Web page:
In that second column, I have the actual percentage of power produced from coal fired sources. The World Average is 87%. For the U.S. it currently stands at close to 44%, half of the World average, and in fact probably contributing to driving that World average down slightly. For Australia, the average is 85%, slightly lower than the World average. but still quite high by context. In China however, it is interesting to see that their total from coal is only 62%, significantly lower than the World Average.

China has the World’s largest percentage of power coming from Hydro electric sources, at 22%, and when you consider the total, that is very high indeed, considering Australia’s hydro percentage is 5% and for the U.S. their hydro contribution is just under 7%. That total actual power delivered from Hydro in China is 3.5 times greater than actual power delivered from all Hydro in the U.S. That actual power delivered by Hydro in China is in fact nearly three times greater than ALL the power consumed in Australia from every source. So, when looking at China delivering CO2 free electrical power, they in fact lead the World. For just one example of China Hydro take this link to a 4 part series on The Three Gorges Hydro Scheme. This one large hydro power scheme supplies the equivalent power produced from 12 large coal fired power plants, or for perspective, 83% of all the power consumed in the whole of Australia, generated from every source.

However, the whole crux of the point I am trying to make is in the column detailing residential power. Notice how China is currently producing just less total power than the U.S. and considering the population is 4.3 times greater. In China, as they Industrialise their Country, 80% of all the power being generated is directed to that Industrial sector, while in the U.S. and in Australia, that total being directed to the Industrial sector is 24%. In China, 10% of the total is then directed to the Commerce sector, while in the U.S. and Australia, that percentage for the Commerce sector is 37%.

That leaves the residential sector. In the U.S. and Australia, that percentage of the total power is 38%, while in China, only 10% of all power goes to that residential sector. Now look at the total power delivered. In China, their 10% amounts to 370 Billion KWH. This is only one quarter of the amount in the U.S. and China has 4.3 times the population.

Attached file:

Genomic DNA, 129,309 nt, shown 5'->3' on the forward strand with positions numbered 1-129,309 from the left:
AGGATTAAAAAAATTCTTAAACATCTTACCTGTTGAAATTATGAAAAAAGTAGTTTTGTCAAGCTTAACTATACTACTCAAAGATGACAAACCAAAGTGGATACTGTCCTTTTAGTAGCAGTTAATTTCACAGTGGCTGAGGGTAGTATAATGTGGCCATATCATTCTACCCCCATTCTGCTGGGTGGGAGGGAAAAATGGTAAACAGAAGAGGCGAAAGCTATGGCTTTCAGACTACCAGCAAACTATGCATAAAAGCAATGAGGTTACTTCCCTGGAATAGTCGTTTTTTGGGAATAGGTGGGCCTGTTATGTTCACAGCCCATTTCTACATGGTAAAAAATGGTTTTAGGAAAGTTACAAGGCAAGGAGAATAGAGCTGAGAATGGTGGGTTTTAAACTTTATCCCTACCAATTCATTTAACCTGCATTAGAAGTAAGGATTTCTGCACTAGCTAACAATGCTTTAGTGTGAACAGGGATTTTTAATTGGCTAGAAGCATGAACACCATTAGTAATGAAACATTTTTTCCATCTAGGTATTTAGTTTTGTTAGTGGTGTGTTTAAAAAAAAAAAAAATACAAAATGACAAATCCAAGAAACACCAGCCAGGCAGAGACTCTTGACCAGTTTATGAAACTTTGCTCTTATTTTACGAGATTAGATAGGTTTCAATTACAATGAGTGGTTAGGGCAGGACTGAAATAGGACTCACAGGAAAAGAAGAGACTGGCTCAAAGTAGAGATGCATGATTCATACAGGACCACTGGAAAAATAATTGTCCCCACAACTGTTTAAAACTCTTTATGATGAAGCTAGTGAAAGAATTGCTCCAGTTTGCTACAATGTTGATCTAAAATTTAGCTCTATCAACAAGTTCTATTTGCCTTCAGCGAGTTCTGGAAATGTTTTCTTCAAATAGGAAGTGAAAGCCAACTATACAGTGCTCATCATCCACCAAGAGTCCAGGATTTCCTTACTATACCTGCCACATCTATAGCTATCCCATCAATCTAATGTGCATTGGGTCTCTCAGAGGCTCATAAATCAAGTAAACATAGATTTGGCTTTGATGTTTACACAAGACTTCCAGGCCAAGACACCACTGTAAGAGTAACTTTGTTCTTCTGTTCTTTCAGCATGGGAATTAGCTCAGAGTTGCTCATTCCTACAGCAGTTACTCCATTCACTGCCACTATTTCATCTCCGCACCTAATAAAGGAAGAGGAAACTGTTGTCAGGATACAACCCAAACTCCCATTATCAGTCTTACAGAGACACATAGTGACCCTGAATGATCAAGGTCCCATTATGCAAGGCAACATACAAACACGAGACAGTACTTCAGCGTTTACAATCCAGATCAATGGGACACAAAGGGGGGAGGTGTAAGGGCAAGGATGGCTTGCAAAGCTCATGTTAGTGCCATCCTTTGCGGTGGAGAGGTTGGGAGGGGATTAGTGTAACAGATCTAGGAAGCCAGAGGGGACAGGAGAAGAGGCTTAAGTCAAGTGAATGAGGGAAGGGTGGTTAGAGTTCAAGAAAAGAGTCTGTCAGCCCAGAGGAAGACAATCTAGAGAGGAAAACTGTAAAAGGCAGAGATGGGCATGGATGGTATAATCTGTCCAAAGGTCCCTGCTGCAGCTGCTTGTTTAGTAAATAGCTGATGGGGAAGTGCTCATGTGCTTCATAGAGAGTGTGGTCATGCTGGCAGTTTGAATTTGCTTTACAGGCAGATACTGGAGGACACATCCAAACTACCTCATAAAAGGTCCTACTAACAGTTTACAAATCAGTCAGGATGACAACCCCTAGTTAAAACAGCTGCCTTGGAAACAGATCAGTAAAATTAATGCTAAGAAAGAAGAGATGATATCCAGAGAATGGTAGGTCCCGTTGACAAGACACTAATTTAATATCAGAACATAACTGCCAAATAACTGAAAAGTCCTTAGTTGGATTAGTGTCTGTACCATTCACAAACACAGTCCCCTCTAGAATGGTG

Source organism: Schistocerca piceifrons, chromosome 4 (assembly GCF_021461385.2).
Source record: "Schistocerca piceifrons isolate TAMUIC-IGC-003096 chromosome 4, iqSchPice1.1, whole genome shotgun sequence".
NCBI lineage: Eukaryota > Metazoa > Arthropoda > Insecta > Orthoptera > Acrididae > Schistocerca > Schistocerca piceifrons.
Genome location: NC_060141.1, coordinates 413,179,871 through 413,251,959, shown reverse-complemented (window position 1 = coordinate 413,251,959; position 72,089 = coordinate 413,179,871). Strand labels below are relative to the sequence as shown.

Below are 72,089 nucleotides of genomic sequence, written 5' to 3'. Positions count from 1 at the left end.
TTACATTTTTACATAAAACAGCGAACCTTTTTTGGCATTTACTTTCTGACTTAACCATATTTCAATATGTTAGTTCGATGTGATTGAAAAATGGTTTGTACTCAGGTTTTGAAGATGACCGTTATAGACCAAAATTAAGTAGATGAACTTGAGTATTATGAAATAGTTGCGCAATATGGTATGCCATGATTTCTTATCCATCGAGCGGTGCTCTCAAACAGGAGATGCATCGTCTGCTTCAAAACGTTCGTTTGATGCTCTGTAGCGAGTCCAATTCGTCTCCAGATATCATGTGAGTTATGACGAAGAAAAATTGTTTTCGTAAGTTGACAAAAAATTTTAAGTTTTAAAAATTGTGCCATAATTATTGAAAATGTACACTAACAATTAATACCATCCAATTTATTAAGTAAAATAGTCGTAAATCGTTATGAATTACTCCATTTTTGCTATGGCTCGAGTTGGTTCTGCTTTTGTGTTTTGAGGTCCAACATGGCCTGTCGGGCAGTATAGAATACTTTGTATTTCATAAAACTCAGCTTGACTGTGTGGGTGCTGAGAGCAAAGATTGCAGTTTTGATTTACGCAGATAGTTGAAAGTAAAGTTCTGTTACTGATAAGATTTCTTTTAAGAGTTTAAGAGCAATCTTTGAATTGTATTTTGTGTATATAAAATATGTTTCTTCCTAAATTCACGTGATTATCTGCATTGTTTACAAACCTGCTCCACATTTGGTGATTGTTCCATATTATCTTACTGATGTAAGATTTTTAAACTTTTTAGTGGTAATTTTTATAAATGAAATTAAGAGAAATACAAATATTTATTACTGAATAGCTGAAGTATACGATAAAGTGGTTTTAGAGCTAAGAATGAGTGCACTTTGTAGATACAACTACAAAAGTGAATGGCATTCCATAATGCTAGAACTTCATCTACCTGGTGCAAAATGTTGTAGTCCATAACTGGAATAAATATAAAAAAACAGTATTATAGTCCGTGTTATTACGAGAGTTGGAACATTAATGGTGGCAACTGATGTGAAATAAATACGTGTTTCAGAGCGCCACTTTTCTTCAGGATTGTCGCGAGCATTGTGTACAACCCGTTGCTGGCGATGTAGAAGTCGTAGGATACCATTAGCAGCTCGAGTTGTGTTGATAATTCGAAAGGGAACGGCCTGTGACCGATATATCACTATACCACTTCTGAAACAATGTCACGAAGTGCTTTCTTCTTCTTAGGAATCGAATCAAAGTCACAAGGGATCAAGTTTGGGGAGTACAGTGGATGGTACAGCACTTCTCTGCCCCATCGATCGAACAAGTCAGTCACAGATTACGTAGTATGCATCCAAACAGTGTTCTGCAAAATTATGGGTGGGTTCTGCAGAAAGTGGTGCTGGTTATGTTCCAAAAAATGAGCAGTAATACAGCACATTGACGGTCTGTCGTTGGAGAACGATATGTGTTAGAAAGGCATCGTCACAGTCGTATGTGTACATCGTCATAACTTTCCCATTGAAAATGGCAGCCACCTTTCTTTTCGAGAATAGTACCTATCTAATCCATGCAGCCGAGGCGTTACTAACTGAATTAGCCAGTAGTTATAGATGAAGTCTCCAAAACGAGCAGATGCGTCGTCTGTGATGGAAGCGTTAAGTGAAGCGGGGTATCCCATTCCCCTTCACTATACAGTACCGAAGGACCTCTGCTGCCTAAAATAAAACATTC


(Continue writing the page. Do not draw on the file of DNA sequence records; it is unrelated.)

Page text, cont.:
In fact it is only just under four times the total power that is delivered to ALL Australian residents, and China’s population is 61 times greater than Australia’s.

This makes it starkly obvious that the people living in China must be doing without power, and in fact that figure of one family in six having power is probably very conservative, as is the one billion people who have no access to power whatsoever.

So, even though China is bringing on line one new large coal fired power plant each week, they are not doing it to thumb their nose at the World at an environmental level. They are doing it so that, as a by product, of industrialisation, the people are actually getting connected to electrical power at that residential level.

Then, think about this. Coal fired plants are the quickest to come on line from construction to power delivery, the fuel, the coal, is still relatively cheap, and that power is then made available to more people as they then start to construct the infrastructure to bring that power to their vast populace. Also, while China is constructing these large coal fired power plants, they are nearly 20 years ahead of us in that Western World, where coal fired power has fallen out of favour to the point that virtually no new coal fired plant is even considered. These new Chinese plants are smaller, deliver more power, burn less coal, emit less CO2 and are technologically a quantum level better than existing coal fired plants in the Western World.